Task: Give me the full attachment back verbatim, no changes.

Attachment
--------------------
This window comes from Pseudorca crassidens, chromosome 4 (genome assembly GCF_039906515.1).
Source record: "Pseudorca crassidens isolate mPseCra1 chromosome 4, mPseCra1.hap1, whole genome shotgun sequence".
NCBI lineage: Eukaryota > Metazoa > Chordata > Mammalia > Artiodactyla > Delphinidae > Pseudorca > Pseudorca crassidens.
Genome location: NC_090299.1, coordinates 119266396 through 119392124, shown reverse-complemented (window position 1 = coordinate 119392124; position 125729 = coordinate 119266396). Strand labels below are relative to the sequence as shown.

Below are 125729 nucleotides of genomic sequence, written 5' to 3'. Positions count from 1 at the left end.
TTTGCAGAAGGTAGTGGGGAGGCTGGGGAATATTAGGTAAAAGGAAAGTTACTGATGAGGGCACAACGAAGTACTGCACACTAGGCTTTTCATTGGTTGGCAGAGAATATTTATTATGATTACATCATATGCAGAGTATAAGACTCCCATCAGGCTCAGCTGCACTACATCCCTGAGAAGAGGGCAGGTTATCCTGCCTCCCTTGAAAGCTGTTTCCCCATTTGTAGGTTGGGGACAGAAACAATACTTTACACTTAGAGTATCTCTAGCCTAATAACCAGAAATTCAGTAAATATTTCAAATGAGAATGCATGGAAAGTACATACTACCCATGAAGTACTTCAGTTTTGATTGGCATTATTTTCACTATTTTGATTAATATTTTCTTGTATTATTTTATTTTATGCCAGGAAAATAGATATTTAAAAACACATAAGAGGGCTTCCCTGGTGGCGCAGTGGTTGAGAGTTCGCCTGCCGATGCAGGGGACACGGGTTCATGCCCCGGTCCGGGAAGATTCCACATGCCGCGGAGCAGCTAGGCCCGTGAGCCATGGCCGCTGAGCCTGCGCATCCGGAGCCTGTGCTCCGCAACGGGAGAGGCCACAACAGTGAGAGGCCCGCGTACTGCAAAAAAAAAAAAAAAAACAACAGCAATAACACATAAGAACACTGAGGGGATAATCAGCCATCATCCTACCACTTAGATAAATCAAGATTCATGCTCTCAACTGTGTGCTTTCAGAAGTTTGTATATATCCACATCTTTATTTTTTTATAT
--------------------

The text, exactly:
This window comes from Pseudorca crassidens, chromosome 4 (genome assembly GCF_039906515.1).
Source record: "Pseudorca crassidens isolate mPseCra1 chromosome 4, mPseCra1.hap1, whole genome shotgun sequence".
NCBI lineage: Eukaryota > Metazoa > Chordata > Mammalia > Artiodactyla > Delphinidae > Pseudorca > Pseudorca crassidens.
Genome location: NC_090299.1, coordinates 119266396 through 119392124, shown reverse-complemented (window position 1 = coordinate 119392124; position 125729 = coordinate 119266396). Strand labels below are relative to the sequence as shown.

Below are 125729 nucleotides of genomic sequence, written 5' to 3'. Positions count from 1 at the left end.
TTTGCAGAAGGTAGTGGGGAGGCTGGGGAATATTAGGTAAAAGGAAAGTTACTGATGAGGGCACAACGAAGTACTGCACACTAGGCTTTTCATTGGTTGGCAGAGAATATTTATTATGATTACATCATATGCAGAGTATAAGACTCCCATCAGGCTCAGCTGCACTACATCCCTGAGAAGAGGGCAGGTTATCCTGCCTCCCTTGAAAGCTGTTTCCCCATTTGTAGGTTGGGGACAGAAACAATACTTTACACTTAGAGTATCTCTAGCCTAATAACCAGAAATTCAGTAAATATTTCAAATGAGAATGCATGGAAAGTACATACTACCCATGAAGTACTTCAGTTTTGATTGGCATTATTTTCACTATTTTGATTAATATTTTCTTGTATTATTTTATTTTATGCCAGGAAAATAGATATTTAAAAACACATAAGAGGGCTTCCCTGGTGGCGCAGTGGTTGAGAGTTCGCCTGCCGATGCAGGGGACACGGGTTCATGCCCCGGTCCGGGAAGATTCCACATGCCGCGGAGCAGCTAGGCCCGTGAGCCATGGCCGCTGAGCCTGCGCATCCGGAGCCTGTGCTCCGCAACGGGAGAGGCCACAACAGTGAGAGGCCCGCGTACTGCAAAAAAAAAAAAAAAAACAACAGCAATAACACATAAGAACACTGAGGGGATAATCAGCCATCATCCTACCACTTAGATAAATCAAGATTCATGCTCTCAACTGTGTGCTTTCAGAAGTTTGTATATATCCACATCTTTATTTTTTTATAT